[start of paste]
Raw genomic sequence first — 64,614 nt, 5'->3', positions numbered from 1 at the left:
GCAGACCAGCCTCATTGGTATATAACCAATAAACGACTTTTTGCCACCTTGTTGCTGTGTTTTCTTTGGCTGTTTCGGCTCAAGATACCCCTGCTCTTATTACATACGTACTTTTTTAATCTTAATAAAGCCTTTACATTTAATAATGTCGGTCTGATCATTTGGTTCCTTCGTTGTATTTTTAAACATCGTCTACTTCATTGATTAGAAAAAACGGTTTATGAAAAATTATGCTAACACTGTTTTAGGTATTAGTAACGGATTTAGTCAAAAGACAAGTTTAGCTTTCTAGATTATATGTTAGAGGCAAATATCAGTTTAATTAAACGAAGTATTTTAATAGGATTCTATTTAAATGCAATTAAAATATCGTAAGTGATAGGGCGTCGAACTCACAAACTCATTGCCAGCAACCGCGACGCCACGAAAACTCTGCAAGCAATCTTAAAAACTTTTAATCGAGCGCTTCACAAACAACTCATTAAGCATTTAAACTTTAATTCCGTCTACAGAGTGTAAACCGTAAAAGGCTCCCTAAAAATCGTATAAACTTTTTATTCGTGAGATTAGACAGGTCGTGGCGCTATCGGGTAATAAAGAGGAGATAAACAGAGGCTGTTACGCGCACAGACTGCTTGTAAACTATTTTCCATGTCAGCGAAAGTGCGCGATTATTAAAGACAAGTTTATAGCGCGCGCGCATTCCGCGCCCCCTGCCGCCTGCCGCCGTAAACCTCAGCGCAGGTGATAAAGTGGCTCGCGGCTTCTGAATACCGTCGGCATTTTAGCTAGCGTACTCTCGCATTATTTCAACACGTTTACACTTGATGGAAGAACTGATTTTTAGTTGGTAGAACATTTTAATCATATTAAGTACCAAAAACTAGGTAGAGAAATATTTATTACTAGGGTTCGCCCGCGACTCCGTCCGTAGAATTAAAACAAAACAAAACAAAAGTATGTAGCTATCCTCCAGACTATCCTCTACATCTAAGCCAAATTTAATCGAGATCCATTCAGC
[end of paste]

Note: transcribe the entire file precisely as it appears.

Raw genomic sequence first — 64,614 nt, 5'->3', positions numbered from 1 at the left:
GCAGACCAGCCTCATTGGTATATAACCAATAAACGACTTTTTGCCACCTTGTTGCTGTGTTTTCTTTGGCTGTTTCGGCTCAAGATACCCCTGCTCTTATTACATACGTACTTTTTTAATCTTAATAAAGCCTTTACATTTAATAATGTCGGTCTGATCATTTGGTTCCTTCGTTGTATTTTTAAACATCGTCTACTTCATTGATTAGAAAAAACGGTTTATGAAAAATTATGCTAACACTGTTTTAGGTATTAGTAACGGATTTAGTCAAAAGACAAGTTTAGCTTTCTAGATTATATGTTAGAGGCAAATATCAGTTTAATTAAACGAAGTATTTTAATAGGATTCTATTTAAATGCAATTAAAATATCGTAAGTGATAGGGCGTCGAACTCACAAACTCATTGCCAGCAACCGCGACGCCACGAAAACTCTGCAAGCAATCTTAAAAACTTTTAATCGAGCGCTTCACAAACAACTCATTAAGCATTTAAACTTTAATTCCGTCTACAGAGTGTAAACCGTAAAAGGCTCCCTAAAAATCGTATAAACTTTTTATTCGTGAGATTAGACAGGTCGTGGCGCTATCGGGTAATAAAGAGGAGATAAACAGAGGCTGTTACGCGCACAGACTGCTTGTAAACTATTTTCCATGTCAGCGAAAGTGCGCGATTATTAAAGACAAGTTTATAGCGCGCGCGCATTCCGCGCCCCCTGCCGCCTGCCGCCGTAAACCTCAGCGCAGGTGATAAAGTGGCTCGCGGCTTCTGAATACCGTCGGCATTTTAGCTAGCGTACTCTCGCATTATTTCAACACGTTTACACTTGATGGAAGAACTGATTTTTAGTTGGTAGAACATTTTAATCATATTAAGTACCAAAAACTAGGTAGAGAAATATTTATTACTAGGGTTCGCCCGCGACTCCGTCCGTAGAATTAAAACAAAACAAAACAAAAGTATGTAGCTATCCTCCAGACTATCCTCTACATCTAAGCCAAATTTAATCGAGATCCATTCAGC